Andrew Fairley and Danny Casey

Equip Super and Catholic Super have joined forces in a landmark $26 billion deal and signalled a willingness to link up with other superannuation funds.

Governed by a new board of 12 directors, Equip and Catholic Super’s joint venture will manage funds for 150,000 members with plans to be a much larger super fund by 2025. Andrew Fairley, chair of the merged board, said the unique tie-up sets the scene for further industry consolidation. “This is a new dawn and a new era for super mergers as we scale up to benefit members under an extended public offer (EPO) licence,” he said.

The EPO license will see the funds consolidate their trustee, administration and investment operations that would provide economies of scale and fee savings, without loss of brand identity or control of relationships with members, employers and other stakeholders.

Fairley said Equip Super and Catholic Super will become the first industry funds to combine their operations using the EPO model, paving the way for more industry funds to follow suit and growth by using this model. “It is such an innovative model and all the messages we are getting for APRA is that the regulator hopes more funds will see the wisdom of this type of approach,” he said.

Now that the deal has been signed off, Fairley is getting overtures from competitors. “We have already had two approaches in the last six weeks from funds who either want to use the same model or tie up with us,” he said. “Our biggest problem is our capability in terms of the number of funds we can do this with. Our license doesn’t prevent us from industrialising the model – being the trustee of four or five funds and we are looking for partners. The only impediment would be the timing and the technology required for growth.”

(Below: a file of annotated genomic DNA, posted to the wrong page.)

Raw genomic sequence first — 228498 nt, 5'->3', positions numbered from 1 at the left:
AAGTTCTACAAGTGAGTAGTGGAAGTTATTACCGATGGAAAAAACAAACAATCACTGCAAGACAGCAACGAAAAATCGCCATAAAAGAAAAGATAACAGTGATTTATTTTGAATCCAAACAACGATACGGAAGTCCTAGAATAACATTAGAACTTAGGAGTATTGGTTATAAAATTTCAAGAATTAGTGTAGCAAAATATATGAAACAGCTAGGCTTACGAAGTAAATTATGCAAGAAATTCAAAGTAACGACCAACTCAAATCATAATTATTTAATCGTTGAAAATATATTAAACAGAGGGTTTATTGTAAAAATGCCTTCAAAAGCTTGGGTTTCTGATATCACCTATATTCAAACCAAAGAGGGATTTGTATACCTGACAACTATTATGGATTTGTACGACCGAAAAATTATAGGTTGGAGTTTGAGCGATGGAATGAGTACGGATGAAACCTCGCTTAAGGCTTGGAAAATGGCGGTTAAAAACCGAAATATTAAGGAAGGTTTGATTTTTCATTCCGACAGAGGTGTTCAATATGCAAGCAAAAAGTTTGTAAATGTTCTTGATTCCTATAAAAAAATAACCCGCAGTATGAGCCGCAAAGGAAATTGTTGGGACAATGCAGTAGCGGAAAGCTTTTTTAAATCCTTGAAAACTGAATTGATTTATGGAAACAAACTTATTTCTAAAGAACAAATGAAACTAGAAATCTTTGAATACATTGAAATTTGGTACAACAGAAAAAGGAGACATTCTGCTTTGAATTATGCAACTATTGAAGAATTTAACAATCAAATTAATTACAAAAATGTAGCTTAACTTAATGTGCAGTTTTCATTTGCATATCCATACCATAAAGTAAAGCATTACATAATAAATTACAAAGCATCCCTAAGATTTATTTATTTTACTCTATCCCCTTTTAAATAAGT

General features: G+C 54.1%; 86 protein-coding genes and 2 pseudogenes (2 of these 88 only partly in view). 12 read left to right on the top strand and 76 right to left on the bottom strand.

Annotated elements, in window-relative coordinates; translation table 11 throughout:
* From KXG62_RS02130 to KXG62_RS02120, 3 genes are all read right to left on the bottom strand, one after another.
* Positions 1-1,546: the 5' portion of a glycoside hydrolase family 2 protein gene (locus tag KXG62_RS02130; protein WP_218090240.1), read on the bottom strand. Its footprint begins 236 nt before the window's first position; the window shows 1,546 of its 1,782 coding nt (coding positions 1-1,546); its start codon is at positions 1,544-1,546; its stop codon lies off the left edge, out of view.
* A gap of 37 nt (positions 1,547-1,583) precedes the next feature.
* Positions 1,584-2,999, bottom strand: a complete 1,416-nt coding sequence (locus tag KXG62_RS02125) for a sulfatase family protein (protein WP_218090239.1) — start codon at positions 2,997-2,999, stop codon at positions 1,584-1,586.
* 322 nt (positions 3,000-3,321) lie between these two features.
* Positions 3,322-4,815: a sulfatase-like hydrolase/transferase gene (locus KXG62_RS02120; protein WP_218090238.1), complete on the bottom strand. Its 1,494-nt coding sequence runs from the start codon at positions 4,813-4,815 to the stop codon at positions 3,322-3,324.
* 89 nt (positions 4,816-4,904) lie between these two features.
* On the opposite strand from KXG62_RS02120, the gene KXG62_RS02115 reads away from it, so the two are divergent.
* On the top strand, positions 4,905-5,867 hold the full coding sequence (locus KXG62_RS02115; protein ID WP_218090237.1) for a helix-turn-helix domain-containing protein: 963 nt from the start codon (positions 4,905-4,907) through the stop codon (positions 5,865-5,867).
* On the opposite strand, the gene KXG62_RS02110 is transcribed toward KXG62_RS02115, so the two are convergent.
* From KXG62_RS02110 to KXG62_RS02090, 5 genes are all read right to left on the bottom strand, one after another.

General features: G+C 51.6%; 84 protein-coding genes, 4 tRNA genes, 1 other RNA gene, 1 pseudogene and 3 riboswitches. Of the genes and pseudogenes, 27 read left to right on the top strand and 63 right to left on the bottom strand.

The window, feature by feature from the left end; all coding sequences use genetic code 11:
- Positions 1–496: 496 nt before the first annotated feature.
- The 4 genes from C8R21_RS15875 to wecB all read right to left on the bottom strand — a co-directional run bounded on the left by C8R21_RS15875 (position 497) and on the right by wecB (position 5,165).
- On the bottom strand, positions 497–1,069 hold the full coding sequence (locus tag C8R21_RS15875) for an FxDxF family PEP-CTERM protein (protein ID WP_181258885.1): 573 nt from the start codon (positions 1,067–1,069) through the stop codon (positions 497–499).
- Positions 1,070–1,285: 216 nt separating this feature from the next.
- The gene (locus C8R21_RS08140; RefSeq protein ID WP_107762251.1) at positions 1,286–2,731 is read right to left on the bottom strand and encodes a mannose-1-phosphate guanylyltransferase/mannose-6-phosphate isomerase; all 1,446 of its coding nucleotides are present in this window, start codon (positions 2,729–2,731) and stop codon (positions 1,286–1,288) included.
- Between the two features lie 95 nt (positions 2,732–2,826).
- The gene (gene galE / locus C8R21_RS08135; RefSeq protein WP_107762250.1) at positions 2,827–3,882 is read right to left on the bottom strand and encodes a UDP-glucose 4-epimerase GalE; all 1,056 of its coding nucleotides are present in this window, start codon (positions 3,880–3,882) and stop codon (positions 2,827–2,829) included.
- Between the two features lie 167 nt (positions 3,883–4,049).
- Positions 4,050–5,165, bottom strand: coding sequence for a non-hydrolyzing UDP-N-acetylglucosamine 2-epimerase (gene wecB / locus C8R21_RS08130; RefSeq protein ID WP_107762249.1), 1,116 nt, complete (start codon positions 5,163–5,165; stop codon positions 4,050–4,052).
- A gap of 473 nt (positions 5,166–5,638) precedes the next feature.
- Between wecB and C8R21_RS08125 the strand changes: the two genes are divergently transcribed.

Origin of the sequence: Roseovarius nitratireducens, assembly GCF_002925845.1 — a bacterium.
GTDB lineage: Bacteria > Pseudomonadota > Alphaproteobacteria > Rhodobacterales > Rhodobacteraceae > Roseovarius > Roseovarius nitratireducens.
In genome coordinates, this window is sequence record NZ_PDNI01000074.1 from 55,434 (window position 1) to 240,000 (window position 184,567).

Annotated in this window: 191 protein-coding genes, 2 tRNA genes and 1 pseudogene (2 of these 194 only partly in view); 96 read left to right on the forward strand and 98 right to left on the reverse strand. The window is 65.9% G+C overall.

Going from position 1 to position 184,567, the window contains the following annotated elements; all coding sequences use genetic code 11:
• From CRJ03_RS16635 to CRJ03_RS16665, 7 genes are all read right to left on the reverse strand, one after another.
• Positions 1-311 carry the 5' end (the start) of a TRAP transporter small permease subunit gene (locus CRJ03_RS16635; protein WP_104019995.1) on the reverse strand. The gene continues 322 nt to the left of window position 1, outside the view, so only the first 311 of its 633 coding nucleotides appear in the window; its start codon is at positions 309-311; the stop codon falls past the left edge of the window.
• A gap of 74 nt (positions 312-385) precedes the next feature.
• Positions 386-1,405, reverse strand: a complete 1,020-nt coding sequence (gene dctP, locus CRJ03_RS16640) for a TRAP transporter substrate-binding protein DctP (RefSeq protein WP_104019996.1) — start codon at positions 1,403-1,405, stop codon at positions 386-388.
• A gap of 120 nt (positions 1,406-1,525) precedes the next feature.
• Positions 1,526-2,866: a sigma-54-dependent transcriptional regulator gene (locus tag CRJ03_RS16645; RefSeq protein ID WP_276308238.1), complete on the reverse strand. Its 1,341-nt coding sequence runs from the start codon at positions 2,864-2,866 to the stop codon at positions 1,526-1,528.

He is surprised that more funds haven’t looked to use this structure, but he expects they will start to as the prudential regulator ramps up the pressure on trustees to merge funds.

“While other funds are talking about merging, Equip and Catholic Super are getting on with it,” he said. “We’re open for business with an APRA-approved licence, attractive to funds that are keen to drive down costs while maintaining their distinctive brands and member engagement that they’ve always been known for.”

The EPO licence was issued three years ago.

Danny Casey, deputy chair of the new entity and former chair of Catholic Super, noted the new model’s member benefits.

“As trustees we have a firm obligation to act in our members best interests,” he said. With the industry being challenged to consolidate further, funds that are seeking to ensure they can deliver sustainable member outcomes are encouraged to be part of this new and innovative approach. We’ve studied this model and unlocked the potential to join forces and maintain our super fund’s heritage. Those who join can retain their distinct identity that attracted members to their fund of choice in the first place.”

Scott Cameron was appointed chief executive of both funds in August. More recently, Anna Shelley was confirmed as the inaugural chief investment officer for the two funds.

The merged trustee board will be comprised of seven members from the existing Equip board and five from Catholic Super. Members and employers will retain their existing representation of one third each of seats on the board.

 

Elizabeth Fry has been a financial journalist for more than 25 years and has written for a number of publications, including CFO, The Financial Times and The Australian Financial Review.
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